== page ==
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Visa and Master Card

Discover Card recently announced that they will no longer allow applicants to use a co-signer to qualify for a new credit card. The company joins other major issuers in ruling out the co-signer option, including American Express, Citibank, Capital One, and Chase.

Why co-signers matter

When you don’t have much credit history or the history you have is not exactly stellar, it can be hard to get approved for a credit card. Issuers don’t want to take a chance that you’ll run into problems paying back what you owe. Asking a family member or a friend with strong credit to co-sign for you can make a big difference.

Even if you don’t need a co-signer to get approved, some couples prefer to have equal standing on their credit accounts. With co-signed accounts, both parties are equally responsible for paying the bills. Good stewardship of the account will benefit both people’s credit equally. And, yes, mistakes made on the account will also damage both people’s credit, no matter who was “supposed” to pay the bill.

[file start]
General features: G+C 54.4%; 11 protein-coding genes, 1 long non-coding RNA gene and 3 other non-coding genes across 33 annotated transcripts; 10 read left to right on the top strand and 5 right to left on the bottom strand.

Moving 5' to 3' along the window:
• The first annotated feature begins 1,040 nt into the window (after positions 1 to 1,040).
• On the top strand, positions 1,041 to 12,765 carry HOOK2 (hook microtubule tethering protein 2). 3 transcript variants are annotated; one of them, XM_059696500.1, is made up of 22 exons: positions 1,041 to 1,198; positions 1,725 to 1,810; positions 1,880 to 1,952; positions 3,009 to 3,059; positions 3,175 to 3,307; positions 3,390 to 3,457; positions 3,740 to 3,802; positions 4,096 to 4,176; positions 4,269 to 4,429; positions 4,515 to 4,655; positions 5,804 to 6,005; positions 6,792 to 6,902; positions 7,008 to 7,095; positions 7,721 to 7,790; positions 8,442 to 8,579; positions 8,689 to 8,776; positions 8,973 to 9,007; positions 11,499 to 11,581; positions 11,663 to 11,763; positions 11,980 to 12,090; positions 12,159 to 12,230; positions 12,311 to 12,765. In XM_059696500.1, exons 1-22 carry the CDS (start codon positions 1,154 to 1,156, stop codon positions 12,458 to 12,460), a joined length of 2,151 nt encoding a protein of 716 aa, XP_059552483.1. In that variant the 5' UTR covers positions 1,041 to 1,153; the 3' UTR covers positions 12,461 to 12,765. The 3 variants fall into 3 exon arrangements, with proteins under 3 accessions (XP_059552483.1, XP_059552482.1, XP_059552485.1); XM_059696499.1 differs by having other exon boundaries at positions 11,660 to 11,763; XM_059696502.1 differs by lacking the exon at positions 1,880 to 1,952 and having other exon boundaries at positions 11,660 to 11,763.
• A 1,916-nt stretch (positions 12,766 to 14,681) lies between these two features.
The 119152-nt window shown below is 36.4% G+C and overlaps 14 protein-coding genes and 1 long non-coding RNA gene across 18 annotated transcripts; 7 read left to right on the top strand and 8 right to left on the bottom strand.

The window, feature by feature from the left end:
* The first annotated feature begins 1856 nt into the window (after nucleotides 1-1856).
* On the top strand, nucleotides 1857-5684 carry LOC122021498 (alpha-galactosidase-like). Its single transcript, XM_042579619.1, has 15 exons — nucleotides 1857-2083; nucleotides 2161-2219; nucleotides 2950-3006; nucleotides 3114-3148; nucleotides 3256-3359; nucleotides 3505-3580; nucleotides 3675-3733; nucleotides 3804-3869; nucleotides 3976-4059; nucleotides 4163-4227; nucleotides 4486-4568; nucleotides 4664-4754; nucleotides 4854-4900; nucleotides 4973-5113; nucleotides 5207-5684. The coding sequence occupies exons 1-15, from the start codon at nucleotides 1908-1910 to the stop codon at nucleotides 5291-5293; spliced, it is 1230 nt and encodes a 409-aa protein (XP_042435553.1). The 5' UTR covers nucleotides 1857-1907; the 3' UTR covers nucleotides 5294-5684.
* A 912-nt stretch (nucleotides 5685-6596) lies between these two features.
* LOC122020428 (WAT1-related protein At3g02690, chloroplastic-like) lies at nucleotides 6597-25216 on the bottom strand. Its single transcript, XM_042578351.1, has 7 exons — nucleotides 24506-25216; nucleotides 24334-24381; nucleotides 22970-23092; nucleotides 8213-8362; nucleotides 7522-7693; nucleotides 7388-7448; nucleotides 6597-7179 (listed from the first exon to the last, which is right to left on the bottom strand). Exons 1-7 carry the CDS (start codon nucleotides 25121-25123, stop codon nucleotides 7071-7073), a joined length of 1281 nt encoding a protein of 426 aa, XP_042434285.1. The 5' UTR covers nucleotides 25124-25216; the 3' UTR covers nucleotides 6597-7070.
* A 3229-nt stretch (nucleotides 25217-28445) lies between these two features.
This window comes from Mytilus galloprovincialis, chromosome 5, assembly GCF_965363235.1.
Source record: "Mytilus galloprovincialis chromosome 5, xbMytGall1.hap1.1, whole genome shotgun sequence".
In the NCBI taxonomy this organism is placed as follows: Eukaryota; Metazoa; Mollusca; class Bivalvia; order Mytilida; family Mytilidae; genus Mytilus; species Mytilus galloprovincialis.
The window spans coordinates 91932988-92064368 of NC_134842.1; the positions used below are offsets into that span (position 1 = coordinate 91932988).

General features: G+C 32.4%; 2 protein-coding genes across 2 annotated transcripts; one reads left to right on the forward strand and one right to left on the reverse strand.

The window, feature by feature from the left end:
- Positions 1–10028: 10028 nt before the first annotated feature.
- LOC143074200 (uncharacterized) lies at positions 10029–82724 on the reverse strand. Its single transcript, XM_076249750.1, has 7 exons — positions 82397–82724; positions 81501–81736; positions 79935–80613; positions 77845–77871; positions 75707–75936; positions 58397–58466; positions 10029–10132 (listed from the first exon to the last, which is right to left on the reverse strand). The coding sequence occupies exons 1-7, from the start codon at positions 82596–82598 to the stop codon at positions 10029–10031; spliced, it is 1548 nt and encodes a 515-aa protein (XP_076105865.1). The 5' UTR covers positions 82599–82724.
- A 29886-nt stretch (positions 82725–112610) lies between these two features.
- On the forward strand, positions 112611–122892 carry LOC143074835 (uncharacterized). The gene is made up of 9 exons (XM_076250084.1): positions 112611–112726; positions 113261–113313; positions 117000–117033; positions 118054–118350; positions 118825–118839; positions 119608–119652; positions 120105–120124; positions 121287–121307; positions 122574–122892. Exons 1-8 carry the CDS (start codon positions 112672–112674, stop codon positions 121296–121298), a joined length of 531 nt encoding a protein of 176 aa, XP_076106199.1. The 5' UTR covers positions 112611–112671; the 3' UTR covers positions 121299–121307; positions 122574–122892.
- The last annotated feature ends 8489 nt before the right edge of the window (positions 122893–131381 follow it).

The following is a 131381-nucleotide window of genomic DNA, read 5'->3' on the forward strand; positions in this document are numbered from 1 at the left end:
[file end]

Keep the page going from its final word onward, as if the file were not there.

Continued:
But among the largest credit card issuers, fewer and fewer allow co-signers. Discover was one of the last big ones to still allow co-signing.

If you have a large amount of credit card debt and it is causing a problem, consider having a consultation with Caroline Secor. Carolyn Secor P.A. focuses its practice in the areas of Bankruptcy and Foreclosure Defense in Clearwater, Florida. For more information, go to our web site or call 727-335-7151.